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Go, Rousseau, 'gainst the Artsy Faux

Polansky and Letterman may approach Jean-Jacques Rousseau's depravity, but they could surely not withstand his withering criticism of the terpitude of actors and other artists.  That is the tension Richard Reeb explores, at that Rocky Mountain mainstay, Backbone America, founded by the redoubtable John Andrews.  Artists regard themselves as "creative" gods, when in fact they are typically puerile reflections of their times. That postmodernism lies at the heart of Obama's writings, too, for he is at heart an artist. 

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Discussions - 7 Comments

Thanks for the link, Ken. Backbone America appreciates it too!

The "artists" have shot themselves in the foot in a very big way.

I'm working on a joke that opens, "So David Letterman, Roman Polanski, and John Edwards walk into a bar. . ." Needs a punchline, probably something about hoping their probation officer doubles as a bartender or something.

Steve - maybe your joke (surely to be a hit on Fox & Friends!) could also include something about Limbaugh looking to score some Oxycontin and Viagra, Glenn Beck being dragged out of the bar by some fellow magic-underpants-wearing Mormons (screaming "just ONE little drink - because I love my country!"), Larry Craig up to his completely not-gay shenanigans in the men's room, Bill Bennett demanding to know who's manly man enough to take him on at poker in the back room, and Marc Foley calling John Edwards a "f---t" - with Ann Coulter laughing so hard in response that a pretzel stick gets lodged sideways in her Adam's...errr... throat.

Proceed!

Oh, and I forgot that no-kidding-he's-really-an- anti-prostitution-crusader, Rep. David Vitter. He could come running out of the back room, clad only in a diaper, screaming "that janitor who went into Larry's stall is a card-carrying member of ACORN!!"

More ripped-from-the-headlines joke fodder can be found here:
http://www.republicansexoffenders.com/

Why does the masthead for "Backbone America" show a picture of the Canadian Rockies?

Craig, I can't help noticing that you have been going strong for a long time. I don't know how you find the motivation to bother doing it, but I do check half your links.

Does anyone actually get a real laugh from political jokes? At best don't you simply get a sort of Hobbesian chuckle(sudden burst of power).

I mean that the artform of a political joke is more or less a puerile reflection of the times. It may not require Craig's level of attention to politics...but it does require a some specialized knowledge of current events.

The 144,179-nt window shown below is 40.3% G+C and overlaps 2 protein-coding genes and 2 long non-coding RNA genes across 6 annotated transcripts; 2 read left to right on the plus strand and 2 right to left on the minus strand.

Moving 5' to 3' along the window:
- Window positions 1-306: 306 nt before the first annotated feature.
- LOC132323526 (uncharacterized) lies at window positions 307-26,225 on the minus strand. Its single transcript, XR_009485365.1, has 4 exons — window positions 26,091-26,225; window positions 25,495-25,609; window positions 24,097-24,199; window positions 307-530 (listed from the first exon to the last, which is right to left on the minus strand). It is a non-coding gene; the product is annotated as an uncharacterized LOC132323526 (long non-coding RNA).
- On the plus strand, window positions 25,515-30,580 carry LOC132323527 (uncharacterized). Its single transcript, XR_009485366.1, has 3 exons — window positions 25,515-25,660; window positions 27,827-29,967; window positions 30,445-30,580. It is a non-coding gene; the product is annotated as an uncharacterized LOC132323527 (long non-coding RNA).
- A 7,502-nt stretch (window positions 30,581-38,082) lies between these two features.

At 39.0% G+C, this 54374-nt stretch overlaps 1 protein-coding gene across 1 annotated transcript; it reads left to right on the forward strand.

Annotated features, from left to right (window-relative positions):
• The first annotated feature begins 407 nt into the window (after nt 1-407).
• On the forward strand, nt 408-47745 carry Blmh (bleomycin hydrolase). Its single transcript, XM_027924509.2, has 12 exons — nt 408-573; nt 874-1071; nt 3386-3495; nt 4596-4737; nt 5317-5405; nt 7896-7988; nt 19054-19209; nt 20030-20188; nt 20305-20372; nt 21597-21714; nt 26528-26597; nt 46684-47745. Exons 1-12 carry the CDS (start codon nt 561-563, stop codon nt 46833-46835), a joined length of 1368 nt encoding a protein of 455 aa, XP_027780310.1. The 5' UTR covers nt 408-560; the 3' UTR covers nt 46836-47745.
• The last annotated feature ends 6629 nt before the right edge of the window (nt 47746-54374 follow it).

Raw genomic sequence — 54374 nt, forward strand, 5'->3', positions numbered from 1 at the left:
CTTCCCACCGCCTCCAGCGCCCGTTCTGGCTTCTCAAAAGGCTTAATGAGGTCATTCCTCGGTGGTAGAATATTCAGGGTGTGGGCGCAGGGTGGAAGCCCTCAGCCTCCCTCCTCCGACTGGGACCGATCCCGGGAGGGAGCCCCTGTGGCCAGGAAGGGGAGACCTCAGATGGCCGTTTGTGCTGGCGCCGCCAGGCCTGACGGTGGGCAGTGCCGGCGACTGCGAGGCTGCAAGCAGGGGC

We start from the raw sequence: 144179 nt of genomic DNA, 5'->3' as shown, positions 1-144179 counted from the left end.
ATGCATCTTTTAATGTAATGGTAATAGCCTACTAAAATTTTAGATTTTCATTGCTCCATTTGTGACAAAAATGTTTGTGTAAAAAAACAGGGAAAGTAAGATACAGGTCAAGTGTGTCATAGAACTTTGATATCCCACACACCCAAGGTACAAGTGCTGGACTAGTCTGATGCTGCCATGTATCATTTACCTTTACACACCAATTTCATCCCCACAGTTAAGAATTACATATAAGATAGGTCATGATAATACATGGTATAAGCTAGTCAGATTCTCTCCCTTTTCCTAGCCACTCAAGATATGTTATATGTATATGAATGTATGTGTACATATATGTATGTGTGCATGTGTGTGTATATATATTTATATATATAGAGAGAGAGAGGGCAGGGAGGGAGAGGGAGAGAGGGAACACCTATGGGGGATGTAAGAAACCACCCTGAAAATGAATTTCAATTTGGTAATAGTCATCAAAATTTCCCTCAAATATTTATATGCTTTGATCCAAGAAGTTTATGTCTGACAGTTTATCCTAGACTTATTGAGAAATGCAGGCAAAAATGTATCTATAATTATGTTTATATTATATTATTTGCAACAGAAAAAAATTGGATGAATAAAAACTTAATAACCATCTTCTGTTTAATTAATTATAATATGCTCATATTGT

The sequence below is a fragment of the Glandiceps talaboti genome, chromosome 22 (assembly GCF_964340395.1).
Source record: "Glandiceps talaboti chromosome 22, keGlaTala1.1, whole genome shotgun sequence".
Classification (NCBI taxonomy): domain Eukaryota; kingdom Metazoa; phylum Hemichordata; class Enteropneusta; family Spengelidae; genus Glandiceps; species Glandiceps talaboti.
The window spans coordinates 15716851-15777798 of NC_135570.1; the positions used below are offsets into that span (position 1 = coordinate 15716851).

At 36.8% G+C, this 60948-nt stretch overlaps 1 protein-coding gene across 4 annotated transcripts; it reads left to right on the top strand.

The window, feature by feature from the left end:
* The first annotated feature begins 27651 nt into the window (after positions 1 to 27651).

Also it certainly seems that both Darwin and Picasso were after glory or greatness, but arguably both have justifiable achievements. So I am uncertain as to the point of this paragraph.

I am no art expert as I think most of it simply overpriced, certainly beyond the ability of most americans to own. But there really aren't that many bad artists, and certainly none which are worth being aware of.

I suppose that artists are capable of shooting themselves(and the entire genre) in the foot because unlike politicians, there isn't a requirement of purchase(election to fill the office).

Also I think it is pretty ridiculous to hold both politicians and artists to a similar standard in terms of personal behavior.

If an artist wants to experiment with LSD and have colors that bleed, then this is justifiable to the craft in a way that similar behavior from a politician just isn't.

Now if the artist gets into a car, on drugs then he is subject to a reasonable person standard of care.

I don't really care about the oxycotin, viagra or poker playing, but in the case of Rush or Bennett these probably are off message.(But they probably supported Dole, and Dole supports Viagra)

Artists are more or most fully subject simply to a libertarian standard...as long as it doesn't harm others, as long as it isn't a tort.

Thank you, Mr. Lewis, for writing. Let me take up the points which relate to my piece on Rousseau and the artists and scientists. There is no denying Darwin's and Picasso's achievements, for they illustrate what Lincoln warned about in politicians who seek fame at all costs. Darwin redefined biology if not all science and Picasso redefined painting, if not all art. They have been so successful that their critics risk being labeled as unintelligent, which is the favored tactic of all orthodoxies. Both the arts and the sciences have become politicized to an alarming degree.

I do not think it "ridiculous" to hold politicians, artists and scientists to the same standard of behavior. Besides themselves, they have influence over millions, for better or for worse. Darwin was a man of moderate habits, but not Picasso, and their followers reflect these choices. I have never heard anyone justify any scientists' dissolute behavior in light of their achievements, but artists routinely are excused. Perhaps science requires more self discipline? In any event, representatives of both now exert considerable political influence, and believe that they are entitled to, given their alleged genius. But however brilliant they may be, they are entitled to no more deference than anyone else. If politics dictates to the arts or sciences, that is at least questionable, if not worse, depending on what is being proposed. For the arts or sciences to dictate to politics, that is folly.

Contrary to libertarian dogma, so-called "victimless crimes," otherwise known as bad examples, do have consequences for others. The dissolute lives of many celebrities have corrupted more than a few of their fellow citizens.

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